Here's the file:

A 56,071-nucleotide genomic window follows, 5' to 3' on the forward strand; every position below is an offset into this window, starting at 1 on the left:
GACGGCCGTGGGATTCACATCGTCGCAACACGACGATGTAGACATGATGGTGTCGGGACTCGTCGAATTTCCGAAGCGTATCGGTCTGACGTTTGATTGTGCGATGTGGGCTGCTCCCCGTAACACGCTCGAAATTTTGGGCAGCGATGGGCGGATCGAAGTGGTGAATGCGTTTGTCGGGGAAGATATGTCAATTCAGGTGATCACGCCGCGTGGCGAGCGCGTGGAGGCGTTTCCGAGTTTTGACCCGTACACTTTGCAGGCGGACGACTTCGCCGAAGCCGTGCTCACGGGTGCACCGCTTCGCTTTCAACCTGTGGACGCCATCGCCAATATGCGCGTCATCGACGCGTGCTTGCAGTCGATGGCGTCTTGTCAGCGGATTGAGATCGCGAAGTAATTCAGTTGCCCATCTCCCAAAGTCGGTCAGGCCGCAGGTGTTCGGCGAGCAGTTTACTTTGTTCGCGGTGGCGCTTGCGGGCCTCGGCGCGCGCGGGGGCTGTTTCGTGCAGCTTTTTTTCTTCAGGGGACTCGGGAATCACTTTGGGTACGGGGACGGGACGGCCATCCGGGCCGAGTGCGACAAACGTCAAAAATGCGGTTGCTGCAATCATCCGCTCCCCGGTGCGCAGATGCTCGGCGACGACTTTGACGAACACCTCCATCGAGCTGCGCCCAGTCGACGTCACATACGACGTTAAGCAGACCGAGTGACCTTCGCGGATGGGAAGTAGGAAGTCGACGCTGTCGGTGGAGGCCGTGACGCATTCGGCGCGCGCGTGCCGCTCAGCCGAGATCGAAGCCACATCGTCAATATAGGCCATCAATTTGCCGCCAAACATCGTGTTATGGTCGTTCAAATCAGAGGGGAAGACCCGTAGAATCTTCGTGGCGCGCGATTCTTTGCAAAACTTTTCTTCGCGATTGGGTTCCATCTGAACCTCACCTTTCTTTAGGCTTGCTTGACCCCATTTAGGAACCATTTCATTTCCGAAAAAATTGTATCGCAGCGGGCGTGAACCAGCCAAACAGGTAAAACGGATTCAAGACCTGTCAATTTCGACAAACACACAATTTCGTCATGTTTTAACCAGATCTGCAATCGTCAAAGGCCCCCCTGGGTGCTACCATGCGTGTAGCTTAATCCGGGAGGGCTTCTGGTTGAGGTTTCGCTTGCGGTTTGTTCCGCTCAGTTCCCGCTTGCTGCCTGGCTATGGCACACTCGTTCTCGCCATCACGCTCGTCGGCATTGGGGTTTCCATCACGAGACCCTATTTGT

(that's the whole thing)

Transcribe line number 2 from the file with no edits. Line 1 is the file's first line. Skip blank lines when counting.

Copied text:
GACGGCCGTGGGATTCACATCGTCGCAACACGACGATGTAGACATGATGGTGTCGGGACTCGTCGAATTTCCGAAGCGTATCGGTCTGACGTTTGATTGTGCGATGTGGGCTGCTCCCCGTAACACGCTCGAAATTTTGGGCAGCGATGGGCGGATCGAAGTGGTGAATGCGTTTGTCGGGGAAGATATGTCAATTCAGGTGATCACGCCGCGTGGCGAGCGCGTGGAGGCGTTTCCGAGTTTTGACCCGTACACTTTGCAGGCGGACGACTTCGCCGAAGCCGTGCTCACGGGTGCACCGCTTCGCTTTCAACCTGTGGACGCCATCGCCAATATGCGCGTCATCGACGCGTGCTTGCAGTCGATGGCGTCTTGTCAGCGGATTGAGATCGCGAAGTAATTCAGTTGCCCATCTCCCAAAGTCGGTCAGGCCGCAGGTGTTCGGCGAGCAGTTTACTTTGTTCGCGGTGGCGCTTGCGGGCCTCGGCGCGCGCGGGGGCTGTTTCGTGCAGCTTTTTTTCTTCAGGGGACTCGGGAATCACTTTGGGTACGGGGACGGGACGGCCATCCGGGCCGAGTGCGACAAACGTCAAAAATGCGGTTGCTGCAATCATCCGCTCCCCGGTGCGCAGATGCTCGGCGACGACTTTGACGAACACCTCCATCGAGCTGCGCCCAGTCGACGTCACATACGACGTTAAGCAGACCGAGTGACCTTCGCGGATGGGAAGTAGGAAGTCGACGCTGTCGGTGGAGGCCGTGACGCATTCGGCGCGCGCGTGCCGCTCAGCCGAGATCGAAGCCACATCGTCAATATAGGCCATCAATTTGCCGCCAAACATCGTGTTATGGTCGTTCAAATCAGAGGGGAAGACCCGTAGAATCTTCGTGGCGCGCGATTCTTTGCAAAACTTTTCTTCGCGATTGGGTTCCATCTGAACCTCACCTTTCTTTAGGCTTGCTTGACCCCATTTAGGAACCATTTCATTTCCGAAAAAATTGTATCGCAGCGGGCGTGAACCAGCCAAACAGGTAAAACGGATTCAAGACCTGTCAATTTCGACAAACACACAATTTCGTCATGTTTTAACCAGATCTGCAATCGTCAAAGGCCCCCCTGGGTGCTACCATGCGTGTAGCTTAATCCGGGAGGGCTTCTGGTTGAGGTTTCGCTTGCGGTTTGTTCCGCTCAGTTCCCGCTTGCTGCCTGGCTATGGCACACTCGTTCTCGCCATCACGCTCGTCGGCATTGGGGTTTCCATCACGAGACCCTATTTGT